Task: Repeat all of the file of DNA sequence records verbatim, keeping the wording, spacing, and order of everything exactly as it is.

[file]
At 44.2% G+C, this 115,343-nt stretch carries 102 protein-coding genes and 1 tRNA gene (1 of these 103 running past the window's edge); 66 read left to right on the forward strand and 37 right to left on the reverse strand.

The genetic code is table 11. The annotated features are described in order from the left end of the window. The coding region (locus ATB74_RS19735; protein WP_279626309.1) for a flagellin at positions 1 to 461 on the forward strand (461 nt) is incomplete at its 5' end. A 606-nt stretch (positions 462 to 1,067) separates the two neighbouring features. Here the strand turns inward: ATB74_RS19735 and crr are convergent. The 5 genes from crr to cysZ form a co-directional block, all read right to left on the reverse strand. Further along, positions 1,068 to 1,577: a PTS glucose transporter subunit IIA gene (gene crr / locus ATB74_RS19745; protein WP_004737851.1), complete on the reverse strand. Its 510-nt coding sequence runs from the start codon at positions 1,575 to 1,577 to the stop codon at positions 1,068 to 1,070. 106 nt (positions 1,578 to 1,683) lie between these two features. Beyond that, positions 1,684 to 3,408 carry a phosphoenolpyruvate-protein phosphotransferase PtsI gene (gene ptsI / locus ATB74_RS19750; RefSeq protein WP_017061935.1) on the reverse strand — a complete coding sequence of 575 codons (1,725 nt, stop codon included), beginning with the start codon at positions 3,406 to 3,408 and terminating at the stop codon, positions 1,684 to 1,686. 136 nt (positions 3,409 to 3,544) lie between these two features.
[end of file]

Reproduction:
At 44.2% G+C, this 115,343-nt stretch carries 102 protein-coding genes and 1 tRNA gene (1 of these 103 running past the window's edge); 66 read left to right on the forward strand and 37 right to left on the reverse strand.

The genetic code is table 11. The annotated features are described in order from the left end of the window. The coding region (locus ATB74_RS19735; protein WP_279626309.1) for a flagellin at positions 1 to 461 on the forward strand (461 nt) is incomplete at its 5' end. A 606-nt stretch (positions 462 to 1,067) separates the two neighbouring features. Here the strand turns inward: ATB74_RS19735 and crr are convergent. The 5 genes from crr to cysZ form a co-directional block, all read right to left on the reverse strand. Further along, positions 1,068 to 1,577: a PTS glucose transporter subunit IIA gene (gene crr / locus ATB74_RS19745; protein WP_004737851.1), complete on the reverse strand. Its 510-nt coding sequence runs from the start codon at positions 1,575 to 1,577 to the stop codon at positions 1,068 to 1,070. 106 nt (positions 1,578 to 1,683) lie between these two features. Beyond that, positions 1,684 to 3,408 carry a phosphoenolpyruvate-protein phosphotransferase PtsI gene (gene ptsI / locus ATB74_RS19750; RefSeq protein WP_017061935.1) on the reverse strand — a complete coding sequence of 575 codons (1,725 nt, stop codon included), beginning with the start codon at positions 3,406 to 3,408 and terminating at the stop codon, positions 1,684 to 1,686. 136 nt (positions 3,409 to 3,544) lie between these two features.